Examples » Your First Triangle

Basic rendering with builtin shaders.


The Hello World of 3D graphics, rendering a single colored triangle using OpenGL.

Continuing from the Getting Started Guide, where we used basically just the Platform::Sdl2Application class and cleared the GL::DefaultFramebuffer, we'll now additionally need a GL::Mesh for encapsulating our triangle, a GL::Buffer to store vertex data, and a Shaders::VertexColorGL2D shader which will take care of rendering.

#include <Magnum/GL/Buffer.h>
#include <Magnum/GL/DefaultFramebuffer.h>
#include <Magnum/GL/Mesh.h>
#include <Magnum/Math/Color.h>
#include <Magnum/Platform/Sdl2Application.h>
#include <Magnum/Shaders/VertexColorGL.h>

The subclassed application looks very similar, only additionally containing the shader and a mesh instance. These are kept as class members as we'll reuse them every time the window gets redrawn. You can read about Magnum's platform abstractions in more detail in Platform support.

class TriangleExample: public Platform::Application {
        explicit TriangleExample(const Arguments& arguments);

        void drawEvent() override;

        GL::Mesh _mesh;
        Shaders::VertexColorGL2D _shader;

In the constructor we'll pass an optional Configuration parameter that allows us to set a window title and other window-related things; similarly there's also GLConfiguration for OpenGL-specific options such as multisampling.

TriangleExample::TriangleExample(const Arguments& arguments):
    Platform::Application{arguments, Configuration{}
        .setTitle("Magnum Triangle Example")}

Next we write out the mesh data, consisting of a position and color attribute, in a counterclockwise order. While it makes little difference at the scale we have here, a common practice is to interleave the attributes so each vertex is a single contiguous piece of memory. To save ourselves typing, we use hexadecimal color literals from the Math::Literals namespace. See Math type system for more information about scalar and vector types provided by Magnum.

    using namespace Math::Literals;

    struct TriangleVertex {
        Vector2 position;
        Color3 color;
    const TriangleVertex vertices[]{
        {{-0.5f, -0.5f}, 0xff0000_rgbf},    /* Left vertex, red color */
        {{ 0.5f, -0.5f}, 0x00ff00_rgbf},    /* Right vertex, green color */
        {{ 0.0f,  0.5f}, 0x0000ff_rgbf}     /* Top vertex, blue color */

Onto configuring the GL::Mesh. It's MeshPrimitive::Triangles by default, which already matches our need, so we only need to the vertex count to size of the data array. Then we upload the data to a GL::Buffer and directly pass it to GL::Mesh::addVertexBuffer(). This effectively makes the mesh take over the buffer instance and manage its lifetime for us, instead of us having to ensure the buffer is kept in scope for as long as the mesh is used.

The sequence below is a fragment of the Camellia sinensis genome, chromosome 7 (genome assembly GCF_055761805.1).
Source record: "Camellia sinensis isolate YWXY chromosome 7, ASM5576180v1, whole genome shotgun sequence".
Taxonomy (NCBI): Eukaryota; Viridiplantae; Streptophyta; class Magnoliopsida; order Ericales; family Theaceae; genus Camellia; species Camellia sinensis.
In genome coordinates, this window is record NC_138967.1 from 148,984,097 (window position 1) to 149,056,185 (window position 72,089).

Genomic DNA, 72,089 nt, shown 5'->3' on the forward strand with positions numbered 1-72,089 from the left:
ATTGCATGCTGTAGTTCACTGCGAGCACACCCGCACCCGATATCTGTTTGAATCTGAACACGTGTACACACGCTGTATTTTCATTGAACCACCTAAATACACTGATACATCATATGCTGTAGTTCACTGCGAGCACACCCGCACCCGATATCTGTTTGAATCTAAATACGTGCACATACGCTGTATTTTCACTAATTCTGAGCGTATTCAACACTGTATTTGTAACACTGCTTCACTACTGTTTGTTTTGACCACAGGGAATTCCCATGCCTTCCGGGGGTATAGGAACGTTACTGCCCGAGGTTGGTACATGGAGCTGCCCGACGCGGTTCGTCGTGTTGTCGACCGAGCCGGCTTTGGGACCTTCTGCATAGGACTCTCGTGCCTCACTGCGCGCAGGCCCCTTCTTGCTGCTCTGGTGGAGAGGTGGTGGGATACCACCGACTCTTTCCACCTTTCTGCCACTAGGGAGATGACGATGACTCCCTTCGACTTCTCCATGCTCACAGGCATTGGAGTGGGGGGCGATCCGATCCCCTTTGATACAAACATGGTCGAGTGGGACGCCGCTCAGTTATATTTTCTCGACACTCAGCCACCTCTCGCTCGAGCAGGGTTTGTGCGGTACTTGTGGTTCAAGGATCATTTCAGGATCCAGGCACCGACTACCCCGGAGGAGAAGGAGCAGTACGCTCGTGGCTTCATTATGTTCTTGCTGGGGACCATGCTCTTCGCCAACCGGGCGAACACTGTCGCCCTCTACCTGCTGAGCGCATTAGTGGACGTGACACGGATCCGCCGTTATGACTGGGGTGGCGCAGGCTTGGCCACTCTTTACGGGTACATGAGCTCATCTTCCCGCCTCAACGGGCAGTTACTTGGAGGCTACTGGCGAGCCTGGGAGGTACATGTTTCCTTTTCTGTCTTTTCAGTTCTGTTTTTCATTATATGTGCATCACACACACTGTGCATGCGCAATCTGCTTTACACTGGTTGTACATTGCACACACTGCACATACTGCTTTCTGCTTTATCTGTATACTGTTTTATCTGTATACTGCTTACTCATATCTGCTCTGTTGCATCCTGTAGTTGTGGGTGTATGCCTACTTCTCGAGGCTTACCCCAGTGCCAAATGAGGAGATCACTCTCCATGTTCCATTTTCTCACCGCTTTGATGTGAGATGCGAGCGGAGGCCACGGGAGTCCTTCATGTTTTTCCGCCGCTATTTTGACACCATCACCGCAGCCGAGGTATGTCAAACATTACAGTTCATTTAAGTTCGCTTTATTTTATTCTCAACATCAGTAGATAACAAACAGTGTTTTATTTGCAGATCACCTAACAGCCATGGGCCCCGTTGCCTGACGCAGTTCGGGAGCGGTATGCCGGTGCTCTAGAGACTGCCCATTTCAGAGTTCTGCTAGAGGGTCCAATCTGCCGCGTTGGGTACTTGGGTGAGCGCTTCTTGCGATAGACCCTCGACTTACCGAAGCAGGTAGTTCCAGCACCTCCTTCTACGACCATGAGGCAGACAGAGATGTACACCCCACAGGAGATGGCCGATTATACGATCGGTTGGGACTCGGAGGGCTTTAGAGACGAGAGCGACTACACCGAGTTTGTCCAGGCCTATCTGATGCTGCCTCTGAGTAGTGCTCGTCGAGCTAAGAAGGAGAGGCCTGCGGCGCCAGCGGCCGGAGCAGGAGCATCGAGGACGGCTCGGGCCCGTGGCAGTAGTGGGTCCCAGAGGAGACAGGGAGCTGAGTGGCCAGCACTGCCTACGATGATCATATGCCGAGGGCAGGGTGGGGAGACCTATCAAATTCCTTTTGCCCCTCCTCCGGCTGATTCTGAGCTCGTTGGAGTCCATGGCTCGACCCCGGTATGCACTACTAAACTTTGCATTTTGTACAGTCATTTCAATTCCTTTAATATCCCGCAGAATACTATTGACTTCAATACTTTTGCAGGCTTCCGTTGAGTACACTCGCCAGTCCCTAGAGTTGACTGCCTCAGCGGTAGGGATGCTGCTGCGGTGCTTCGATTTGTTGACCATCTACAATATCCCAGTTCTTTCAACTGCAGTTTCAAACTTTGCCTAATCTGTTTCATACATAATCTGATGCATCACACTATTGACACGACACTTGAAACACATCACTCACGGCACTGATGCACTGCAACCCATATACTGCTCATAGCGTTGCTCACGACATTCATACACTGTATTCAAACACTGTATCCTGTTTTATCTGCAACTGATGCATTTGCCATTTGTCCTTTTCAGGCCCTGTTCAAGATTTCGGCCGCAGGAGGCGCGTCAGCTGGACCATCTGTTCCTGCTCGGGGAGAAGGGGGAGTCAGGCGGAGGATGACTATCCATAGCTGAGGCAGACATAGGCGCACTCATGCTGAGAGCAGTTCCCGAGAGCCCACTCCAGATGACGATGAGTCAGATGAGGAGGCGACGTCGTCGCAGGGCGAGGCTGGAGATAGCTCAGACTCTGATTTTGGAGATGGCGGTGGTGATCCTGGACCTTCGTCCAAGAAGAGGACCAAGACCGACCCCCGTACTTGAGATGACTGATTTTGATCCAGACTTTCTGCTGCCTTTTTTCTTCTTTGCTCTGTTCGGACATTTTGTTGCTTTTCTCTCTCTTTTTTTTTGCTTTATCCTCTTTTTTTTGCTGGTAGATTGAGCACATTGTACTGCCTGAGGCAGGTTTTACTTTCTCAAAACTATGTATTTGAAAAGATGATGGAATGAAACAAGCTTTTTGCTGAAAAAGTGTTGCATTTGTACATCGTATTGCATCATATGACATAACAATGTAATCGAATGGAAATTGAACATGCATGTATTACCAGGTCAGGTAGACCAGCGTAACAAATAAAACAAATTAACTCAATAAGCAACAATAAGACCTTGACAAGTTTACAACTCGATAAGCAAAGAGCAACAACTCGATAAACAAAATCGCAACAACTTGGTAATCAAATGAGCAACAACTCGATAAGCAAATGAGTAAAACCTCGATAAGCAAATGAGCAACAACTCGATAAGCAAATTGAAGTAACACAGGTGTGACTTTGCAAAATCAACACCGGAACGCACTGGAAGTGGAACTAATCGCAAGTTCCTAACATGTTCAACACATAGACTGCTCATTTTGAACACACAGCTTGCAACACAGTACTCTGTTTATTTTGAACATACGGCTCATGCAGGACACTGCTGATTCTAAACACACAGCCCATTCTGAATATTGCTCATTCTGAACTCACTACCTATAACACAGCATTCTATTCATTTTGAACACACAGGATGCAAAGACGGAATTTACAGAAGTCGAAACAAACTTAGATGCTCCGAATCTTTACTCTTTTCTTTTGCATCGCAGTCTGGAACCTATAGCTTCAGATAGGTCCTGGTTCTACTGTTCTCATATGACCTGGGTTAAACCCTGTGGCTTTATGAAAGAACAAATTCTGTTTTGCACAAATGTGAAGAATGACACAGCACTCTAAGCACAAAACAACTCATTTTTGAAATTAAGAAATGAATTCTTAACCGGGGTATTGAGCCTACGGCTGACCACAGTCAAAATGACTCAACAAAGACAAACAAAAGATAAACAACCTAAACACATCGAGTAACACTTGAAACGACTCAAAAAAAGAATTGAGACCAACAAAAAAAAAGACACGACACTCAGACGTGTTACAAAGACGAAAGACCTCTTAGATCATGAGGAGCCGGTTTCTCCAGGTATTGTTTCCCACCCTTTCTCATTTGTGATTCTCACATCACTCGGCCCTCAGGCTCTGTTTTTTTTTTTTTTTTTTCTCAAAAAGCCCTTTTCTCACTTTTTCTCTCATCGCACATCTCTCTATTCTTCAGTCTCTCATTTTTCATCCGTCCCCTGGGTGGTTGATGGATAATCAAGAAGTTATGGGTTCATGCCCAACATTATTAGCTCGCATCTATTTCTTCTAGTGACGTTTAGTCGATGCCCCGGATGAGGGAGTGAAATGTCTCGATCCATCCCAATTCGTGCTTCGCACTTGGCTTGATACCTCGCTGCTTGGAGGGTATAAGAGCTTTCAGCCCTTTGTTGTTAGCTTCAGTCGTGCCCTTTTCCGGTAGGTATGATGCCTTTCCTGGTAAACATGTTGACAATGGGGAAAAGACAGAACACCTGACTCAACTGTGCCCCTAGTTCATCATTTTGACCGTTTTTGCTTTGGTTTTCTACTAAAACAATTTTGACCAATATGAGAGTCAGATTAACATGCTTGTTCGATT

The remaining arguments to the function are — zero offset from the beginning of the buffer, then first the position as the Shaders::VertexColorGL2D::Position attribute and then a three-component Shaders::VertexColorGL2D::Color3. As our data types match the types expected by these attributes, using default constructors is sufficient. Consult the GL::Mesh documentation for more information about attribute data types and vertex buffer layouts.

         .addVertexBuffer(GL::Buffer{vertices}, 0,

The drawEvent() function now performs an actual rendering after clearing the default framebuffer, and then again swaps the buffers to make the rendering appear on the screen.

void TriangleExample::drawEvent() {



Lastly, we need a main() function. It's supplied by the MAGNUM_APPLICATION_MAIN() macro, which will also cover any platform differences for us:


That's all, now we can compile the whole example using CMake. Continuing from the Getting Started Guide, the only addition is finding & linking the Magnum::Shaders library that's now being used as well:

find_package(Corrade REQUIRED Main)
find_package(Magnum REQUIRED GL Shaders Sdl2Application)


add_executable(magnum-triangle WIN32 TriangleExample.cpp)
target_link_libraries(magnum-triangle PRIVATE

You can now try adding more triangles or changing the vertex data to see how the shader behaves. The full file content is linked below. Full source code is also available in the magnum-examples GitHub repository.

The ports branch contains additional patches for iOS, Android and Emscripten support that aren't present in master in order to keep the example code as simple as possible.